Dr. Ryan Jacobs: Dr. Jacobs has a decade of experience combining atomistic modeling and materials informatics to understand the structure and properties of materials at the atomic scale, with a particular focus on the discovery of novel materials for applications ranging from fuel cells to electron emission. Relevant to this position, he investigates the surface electronic and thermodynamic properties of metals and oxides used as electron emission cathodes.
2. Postdoctoral Position with Izabela Szlufarska at
University of Wisconsin – Madison (High-temperature ceramics for nuclear energy applications)
We invite applications for a postdoctoral position at the University of Wisconsin – Madison with Prof. Izabela Szlufarska in the Department of Materials Science and Engineering in the area of high-temperature ceramics for nuclear energy applications. This work involves synthesis and characterization of existing and novel materials that can withstand the harsh conditions of nuclear reactors, including radiation, high temperature, corrosion, and mechanical stresses. The focus is on the use of state-of-the-art microscopy and nanomechanical testing to understand defect behavior in binary and ternary carbides and borides and the impact of radiation on corrosion and mechanical failure. This experimental work involves a close collaboration with other postdocs and students in Prof. Szlufarska’s group who carry out computational studies on the same materials systems.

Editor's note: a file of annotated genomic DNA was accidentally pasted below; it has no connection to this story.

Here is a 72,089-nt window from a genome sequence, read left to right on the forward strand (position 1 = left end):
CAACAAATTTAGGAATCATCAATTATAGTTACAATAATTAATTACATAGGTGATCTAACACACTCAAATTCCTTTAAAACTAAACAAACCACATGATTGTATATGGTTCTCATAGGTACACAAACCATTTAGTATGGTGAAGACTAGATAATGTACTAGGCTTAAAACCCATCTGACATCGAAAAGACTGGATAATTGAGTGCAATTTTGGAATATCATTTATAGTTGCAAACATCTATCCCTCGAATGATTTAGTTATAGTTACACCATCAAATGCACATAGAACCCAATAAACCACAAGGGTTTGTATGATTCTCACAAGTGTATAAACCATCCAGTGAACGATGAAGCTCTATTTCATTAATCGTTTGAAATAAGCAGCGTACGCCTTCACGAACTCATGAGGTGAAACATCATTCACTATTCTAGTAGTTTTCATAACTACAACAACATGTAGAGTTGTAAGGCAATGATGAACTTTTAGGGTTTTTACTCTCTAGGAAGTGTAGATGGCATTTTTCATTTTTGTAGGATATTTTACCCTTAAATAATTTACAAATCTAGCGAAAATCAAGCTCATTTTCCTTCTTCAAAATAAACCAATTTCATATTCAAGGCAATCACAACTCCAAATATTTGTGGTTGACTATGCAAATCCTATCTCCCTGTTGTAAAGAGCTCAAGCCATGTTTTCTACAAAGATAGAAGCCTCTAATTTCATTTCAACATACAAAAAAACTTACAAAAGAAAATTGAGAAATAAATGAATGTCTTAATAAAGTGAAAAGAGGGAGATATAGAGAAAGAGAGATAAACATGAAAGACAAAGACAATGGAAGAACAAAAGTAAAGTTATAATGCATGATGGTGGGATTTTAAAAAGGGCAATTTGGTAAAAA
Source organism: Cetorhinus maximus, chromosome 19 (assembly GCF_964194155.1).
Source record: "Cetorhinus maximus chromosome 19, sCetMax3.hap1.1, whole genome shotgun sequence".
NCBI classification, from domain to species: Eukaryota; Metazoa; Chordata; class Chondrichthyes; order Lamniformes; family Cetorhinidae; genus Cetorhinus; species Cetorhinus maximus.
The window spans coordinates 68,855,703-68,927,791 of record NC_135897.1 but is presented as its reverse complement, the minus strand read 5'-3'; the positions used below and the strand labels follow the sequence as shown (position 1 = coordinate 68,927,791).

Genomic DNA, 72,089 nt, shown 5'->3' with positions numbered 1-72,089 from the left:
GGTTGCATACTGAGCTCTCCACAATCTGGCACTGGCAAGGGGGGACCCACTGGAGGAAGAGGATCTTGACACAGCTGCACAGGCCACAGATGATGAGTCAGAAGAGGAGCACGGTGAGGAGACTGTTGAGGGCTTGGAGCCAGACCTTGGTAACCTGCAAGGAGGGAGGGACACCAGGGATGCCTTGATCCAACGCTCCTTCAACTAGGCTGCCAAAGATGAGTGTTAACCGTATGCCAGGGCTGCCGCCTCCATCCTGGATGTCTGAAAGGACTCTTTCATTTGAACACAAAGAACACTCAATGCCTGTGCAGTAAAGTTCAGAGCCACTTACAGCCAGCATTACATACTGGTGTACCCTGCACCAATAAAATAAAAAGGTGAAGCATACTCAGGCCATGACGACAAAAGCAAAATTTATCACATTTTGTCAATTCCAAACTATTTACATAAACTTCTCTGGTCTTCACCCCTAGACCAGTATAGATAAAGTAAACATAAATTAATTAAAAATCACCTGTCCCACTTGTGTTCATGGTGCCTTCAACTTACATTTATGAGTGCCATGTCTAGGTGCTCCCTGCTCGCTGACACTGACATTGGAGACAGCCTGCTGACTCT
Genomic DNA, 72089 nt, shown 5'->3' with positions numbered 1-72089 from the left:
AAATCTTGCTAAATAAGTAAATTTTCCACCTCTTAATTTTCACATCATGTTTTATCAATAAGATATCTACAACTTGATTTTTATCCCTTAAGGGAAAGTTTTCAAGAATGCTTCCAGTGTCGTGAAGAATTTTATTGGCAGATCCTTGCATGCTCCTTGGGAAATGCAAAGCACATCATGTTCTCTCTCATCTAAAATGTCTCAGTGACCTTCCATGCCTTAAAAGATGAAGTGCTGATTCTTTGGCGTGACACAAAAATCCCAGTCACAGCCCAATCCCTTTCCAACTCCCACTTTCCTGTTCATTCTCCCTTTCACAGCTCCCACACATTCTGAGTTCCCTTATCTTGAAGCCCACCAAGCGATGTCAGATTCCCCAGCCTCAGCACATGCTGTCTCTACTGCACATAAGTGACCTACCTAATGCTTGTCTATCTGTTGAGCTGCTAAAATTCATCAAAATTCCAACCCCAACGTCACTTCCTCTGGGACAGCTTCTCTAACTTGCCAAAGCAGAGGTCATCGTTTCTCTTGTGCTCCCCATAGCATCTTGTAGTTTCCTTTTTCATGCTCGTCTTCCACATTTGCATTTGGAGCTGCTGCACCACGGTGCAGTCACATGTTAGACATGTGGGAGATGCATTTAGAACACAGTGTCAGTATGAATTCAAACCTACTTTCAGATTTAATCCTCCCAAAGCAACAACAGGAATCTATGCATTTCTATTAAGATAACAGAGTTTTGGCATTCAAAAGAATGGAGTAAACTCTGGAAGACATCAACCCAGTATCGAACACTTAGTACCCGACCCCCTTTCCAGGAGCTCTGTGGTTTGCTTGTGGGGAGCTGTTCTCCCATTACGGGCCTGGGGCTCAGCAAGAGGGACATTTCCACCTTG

A PhD in materials science, nuclear engineering, physics or a related field is required, as well as strong familiarity with advanced electron microscopy techniques for defect analysis in materials. Experience with radiation effects is preferred, but capable and enthusiastic applicants with varied background will be considered.
The appointment is initially for one year with the expectation of this being extended if the work is going well. Interested applicants should send (1) CV in PDF format, (2) a brief cover letter describing suitability for the position, and (3) contact information for three references to Prof. Izabela Szlufarska at firstname.lastname@example.org. Review of applicants will begin immediately and will continue until the position is filled.
3. Full Stack Software Engineer – Opportunity for Collaborator
For more information and online application, please visit here.
4. Open Opportunity in Informatics Skunkworks for Undergraduates at University of Wisconsin – Madison
Prof. Morgan has initiated an Undergraduate Informatics Skunkworks where undergraduates apply informatics, machine learning, and related tools to science problems. We have a team of 12 already, with data sets and projects from local industry and faculty at UW and other Universities. If you are interested please contact Dane at email@example.com. For a talk related to some of our activities, please see here (see slides 15-17 for specific information for interested students). Also please see our informational flyer.